Rectify Agricultural Trade Imbalances

By Senator Edgardo Angara

We have a food crisis unlike what we have seen before. People are not dying on the streets; there is no mass starvation; but there is a crisis nevertheless. The doubling, tripling even, of food prices has caused protests and riots in countries.

If the price hikes continue, Robert Zoellick, World Bank president, said these would push 100 million people back below the poverty line, wiping out seven years of progress.

Peter Timmer, Center for Global Development fellow, thinks that the situation is actually much worse than that. If current rice prices in world markets are actually transmitted into most Asian countries, then even conservative calculations suggest that upwards of 10 million people in Asia will die prematurely.

Inequitable agricultural trade and the food crisis

The food crisis did not just happen immediately. We have blamed this on a confluence of factors that include climate change, increased demand for food, rapid increase in the price of oil, and mandates for biofuel production.

But looking deeper, this crisis is the culmination of long-standing fissures that reflect imbalances between rich and poor countries in international agricultural trade. Such inequities stem from substantial protectionism in rich countries, as well as from inequities introduced as part of the 1994 Uruguay Round Agreement on Agriculture.

As a result, 70 per cent of both world exports and imports are exchanged among developed countries. For developing countries, not only do we have a smaller share of world agricultural trade but we also have been experiencing a deterioration in the balance of trade between exports and imports.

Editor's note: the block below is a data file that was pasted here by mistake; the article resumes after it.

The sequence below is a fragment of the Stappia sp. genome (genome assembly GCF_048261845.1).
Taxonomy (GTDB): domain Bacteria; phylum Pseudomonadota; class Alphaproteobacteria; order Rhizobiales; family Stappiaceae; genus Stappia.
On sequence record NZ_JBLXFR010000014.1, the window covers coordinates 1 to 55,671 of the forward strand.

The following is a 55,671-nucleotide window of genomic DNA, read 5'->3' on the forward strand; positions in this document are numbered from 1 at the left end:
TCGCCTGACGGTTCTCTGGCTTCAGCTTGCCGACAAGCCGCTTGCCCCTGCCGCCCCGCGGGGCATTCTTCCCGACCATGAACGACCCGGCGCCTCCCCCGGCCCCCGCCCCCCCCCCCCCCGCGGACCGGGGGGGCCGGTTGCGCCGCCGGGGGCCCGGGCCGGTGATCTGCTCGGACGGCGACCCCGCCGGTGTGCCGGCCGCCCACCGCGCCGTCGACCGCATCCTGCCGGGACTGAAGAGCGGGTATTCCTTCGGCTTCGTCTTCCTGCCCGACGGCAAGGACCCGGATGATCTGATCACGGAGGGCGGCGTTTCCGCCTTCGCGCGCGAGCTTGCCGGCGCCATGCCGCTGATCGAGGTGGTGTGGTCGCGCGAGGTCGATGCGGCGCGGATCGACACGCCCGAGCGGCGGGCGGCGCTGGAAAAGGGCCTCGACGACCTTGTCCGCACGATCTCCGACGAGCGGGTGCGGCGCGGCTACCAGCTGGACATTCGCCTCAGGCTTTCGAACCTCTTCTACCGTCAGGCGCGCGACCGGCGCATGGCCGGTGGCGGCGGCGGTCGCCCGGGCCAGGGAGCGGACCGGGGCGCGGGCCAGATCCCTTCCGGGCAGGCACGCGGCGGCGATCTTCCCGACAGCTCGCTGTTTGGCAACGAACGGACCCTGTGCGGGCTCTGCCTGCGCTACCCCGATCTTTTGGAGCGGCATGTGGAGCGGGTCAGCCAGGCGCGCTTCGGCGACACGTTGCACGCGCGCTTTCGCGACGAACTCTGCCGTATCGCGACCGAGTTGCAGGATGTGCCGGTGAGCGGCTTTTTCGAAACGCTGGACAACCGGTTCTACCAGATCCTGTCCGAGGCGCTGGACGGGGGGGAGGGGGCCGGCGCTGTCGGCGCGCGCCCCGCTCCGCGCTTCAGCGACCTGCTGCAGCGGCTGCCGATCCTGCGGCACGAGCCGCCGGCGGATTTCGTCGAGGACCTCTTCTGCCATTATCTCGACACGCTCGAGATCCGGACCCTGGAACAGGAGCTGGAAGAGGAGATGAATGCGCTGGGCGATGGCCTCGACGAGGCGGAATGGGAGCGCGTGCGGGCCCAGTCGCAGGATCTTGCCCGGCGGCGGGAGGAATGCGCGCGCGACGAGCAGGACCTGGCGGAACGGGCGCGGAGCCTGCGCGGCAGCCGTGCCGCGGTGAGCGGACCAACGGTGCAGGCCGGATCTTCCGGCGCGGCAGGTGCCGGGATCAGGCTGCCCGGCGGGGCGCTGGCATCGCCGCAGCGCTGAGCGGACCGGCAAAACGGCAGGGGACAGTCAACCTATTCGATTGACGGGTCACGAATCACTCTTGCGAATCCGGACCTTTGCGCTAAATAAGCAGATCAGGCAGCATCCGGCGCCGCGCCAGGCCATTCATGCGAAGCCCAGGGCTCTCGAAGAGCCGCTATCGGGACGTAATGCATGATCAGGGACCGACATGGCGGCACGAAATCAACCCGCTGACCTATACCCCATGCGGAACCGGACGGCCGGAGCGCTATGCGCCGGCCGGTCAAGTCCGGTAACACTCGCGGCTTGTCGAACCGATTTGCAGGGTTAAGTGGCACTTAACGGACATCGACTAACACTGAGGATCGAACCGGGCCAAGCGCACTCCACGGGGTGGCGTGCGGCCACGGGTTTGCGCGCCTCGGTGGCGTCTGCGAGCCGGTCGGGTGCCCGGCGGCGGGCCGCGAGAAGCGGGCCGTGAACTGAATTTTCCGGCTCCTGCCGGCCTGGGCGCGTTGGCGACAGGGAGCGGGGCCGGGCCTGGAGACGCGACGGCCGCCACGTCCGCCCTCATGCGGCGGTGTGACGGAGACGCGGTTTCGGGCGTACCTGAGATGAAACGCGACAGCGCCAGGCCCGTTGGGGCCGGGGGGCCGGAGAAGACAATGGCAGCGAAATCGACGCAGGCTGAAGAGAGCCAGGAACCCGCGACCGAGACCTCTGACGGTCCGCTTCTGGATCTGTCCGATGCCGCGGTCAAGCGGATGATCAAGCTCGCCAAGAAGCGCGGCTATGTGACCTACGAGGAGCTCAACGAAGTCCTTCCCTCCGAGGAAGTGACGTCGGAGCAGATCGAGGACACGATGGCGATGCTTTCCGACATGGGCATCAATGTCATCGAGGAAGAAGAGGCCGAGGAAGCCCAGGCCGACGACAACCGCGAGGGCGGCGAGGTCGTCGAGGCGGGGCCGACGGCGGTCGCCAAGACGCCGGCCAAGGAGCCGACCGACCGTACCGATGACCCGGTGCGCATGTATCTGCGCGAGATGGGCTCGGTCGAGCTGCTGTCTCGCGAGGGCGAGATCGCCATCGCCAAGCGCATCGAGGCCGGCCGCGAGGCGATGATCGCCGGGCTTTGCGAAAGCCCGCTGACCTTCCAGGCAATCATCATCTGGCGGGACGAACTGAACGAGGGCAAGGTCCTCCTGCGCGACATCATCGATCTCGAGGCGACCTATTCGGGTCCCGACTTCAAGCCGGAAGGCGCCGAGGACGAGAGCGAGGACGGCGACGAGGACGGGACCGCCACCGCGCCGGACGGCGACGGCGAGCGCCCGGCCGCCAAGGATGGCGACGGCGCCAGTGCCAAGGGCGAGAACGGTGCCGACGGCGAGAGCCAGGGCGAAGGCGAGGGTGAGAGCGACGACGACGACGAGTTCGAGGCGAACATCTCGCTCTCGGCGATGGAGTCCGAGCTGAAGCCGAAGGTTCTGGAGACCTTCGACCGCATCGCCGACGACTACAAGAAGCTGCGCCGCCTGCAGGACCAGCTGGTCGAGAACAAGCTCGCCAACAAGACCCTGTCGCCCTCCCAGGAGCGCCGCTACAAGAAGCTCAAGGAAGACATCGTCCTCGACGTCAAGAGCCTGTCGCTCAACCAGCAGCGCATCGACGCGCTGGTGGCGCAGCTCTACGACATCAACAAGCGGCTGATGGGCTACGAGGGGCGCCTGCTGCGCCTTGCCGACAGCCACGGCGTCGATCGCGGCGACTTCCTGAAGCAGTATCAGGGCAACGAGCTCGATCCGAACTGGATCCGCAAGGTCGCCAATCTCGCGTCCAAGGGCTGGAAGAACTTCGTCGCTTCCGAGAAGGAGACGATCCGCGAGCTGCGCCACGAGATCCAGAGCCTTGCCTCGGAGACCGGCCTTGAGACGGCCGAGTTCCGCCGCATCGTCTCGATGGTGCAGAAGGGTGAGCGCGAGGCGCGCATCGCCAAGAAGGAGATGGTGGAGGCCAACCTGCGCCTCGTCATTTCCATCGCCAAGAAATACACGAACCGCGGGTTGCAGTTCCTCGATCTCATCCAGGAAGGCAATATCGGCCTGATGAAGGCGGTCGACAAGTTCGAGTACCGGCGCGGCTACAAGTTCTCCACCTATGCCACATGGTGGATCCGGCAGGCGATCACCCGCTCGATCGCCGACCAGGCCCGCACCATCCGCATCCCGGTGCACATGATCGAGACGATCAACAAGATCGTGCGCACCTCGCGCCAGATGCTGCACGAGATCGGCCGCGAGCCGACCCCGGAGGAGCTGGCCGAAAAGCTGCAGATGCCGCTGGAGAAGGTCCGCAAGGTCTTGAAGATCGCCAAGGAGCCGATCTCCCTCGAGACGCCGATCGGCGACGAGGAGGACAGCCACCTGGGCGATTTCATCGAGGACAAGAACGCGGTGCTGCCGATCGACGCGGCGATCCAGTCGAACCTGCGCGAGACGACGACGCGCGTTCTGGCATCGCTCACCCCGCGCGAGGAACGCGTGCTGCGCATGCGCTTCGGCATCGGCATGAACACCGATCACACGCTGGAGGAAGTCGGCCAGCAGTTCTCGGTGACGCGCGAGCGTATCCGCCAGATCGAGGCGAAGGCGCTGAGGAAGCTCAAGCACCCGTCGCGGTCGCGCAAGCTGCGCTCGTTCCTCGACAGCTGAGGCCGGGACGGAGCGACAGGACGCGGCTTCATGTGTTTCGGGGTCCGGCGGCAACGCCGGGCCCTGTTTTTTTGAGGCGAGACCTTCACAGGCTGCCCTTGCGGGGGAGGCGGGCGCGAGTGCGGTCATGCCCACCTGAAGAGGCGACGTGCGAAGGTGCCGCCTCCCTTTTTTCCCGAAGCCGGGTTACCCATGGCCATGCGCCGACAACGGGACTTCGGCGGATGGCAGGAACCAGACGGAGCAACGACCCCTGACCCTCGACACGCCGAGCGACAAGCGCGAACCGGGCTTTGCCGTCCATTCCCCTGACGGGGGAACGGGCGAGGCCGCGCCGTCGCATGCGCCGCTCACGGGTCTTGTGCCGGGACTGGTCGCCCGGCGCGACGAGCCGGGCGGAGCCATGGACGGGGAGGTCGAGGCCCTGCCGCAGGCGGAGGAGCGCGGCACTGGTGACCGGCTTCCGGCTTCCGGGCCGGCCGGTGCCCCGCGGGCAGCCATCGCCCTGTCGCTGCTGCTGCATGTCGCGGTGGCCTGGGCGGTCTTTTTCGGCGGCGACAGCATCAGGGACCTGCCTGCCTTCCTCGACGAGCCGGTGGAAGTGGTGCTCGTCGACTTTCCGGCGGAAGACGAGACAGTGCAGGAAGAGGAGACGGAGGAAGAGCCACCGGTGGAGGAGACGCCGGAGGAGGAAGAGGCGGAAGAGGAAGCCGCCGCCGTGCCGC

In the early 1960s, we, developing countries, had an overall annual agricultural trade surplus of almost US$ 7 billion. By the early 1970s, our trade surplus fell to about US$1 billion. By the end of the 1980s, it had disappeared. And since the beginning of the 1990s, we have become net importers of food and have incurred deficits.

The implications of such dependence on food imports are staggering. It has affected our ability to pay for imports; it has decreased our local production of food; it has brought incomes, especially of farmers, down; and it has stunted our nutritional status.

What needs to be done now

To rectify this trade imbalance and thwart a developing global food cartel, there is an urgent need to:

1. Accelerate the elimination of export subsidies and reduction of domestic subsidies of rich countries...

2. Cut agricultural tariffs; provide Special Products; and institute Special Safeguard Mechanisms...

3. Ensure that legitimate measures are not used as technical barriers to trade...

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You need something that I have which you don't have; I need something that you have which I don't have. Let us help each other so that we may meet each other's needs.

Help me in producing more of my product so that there will be enough of my product for us to share. I will help you in producing more of your product so that there will also be enough of your product for us to share.

Let me bless you with what I have so that you may bless me with what you have.
Isn't this the spirit of true fair trade?

Contrast that with the spirit of unfair trade: Let me lure you with what you want to have so that I could get from you what I want that you have.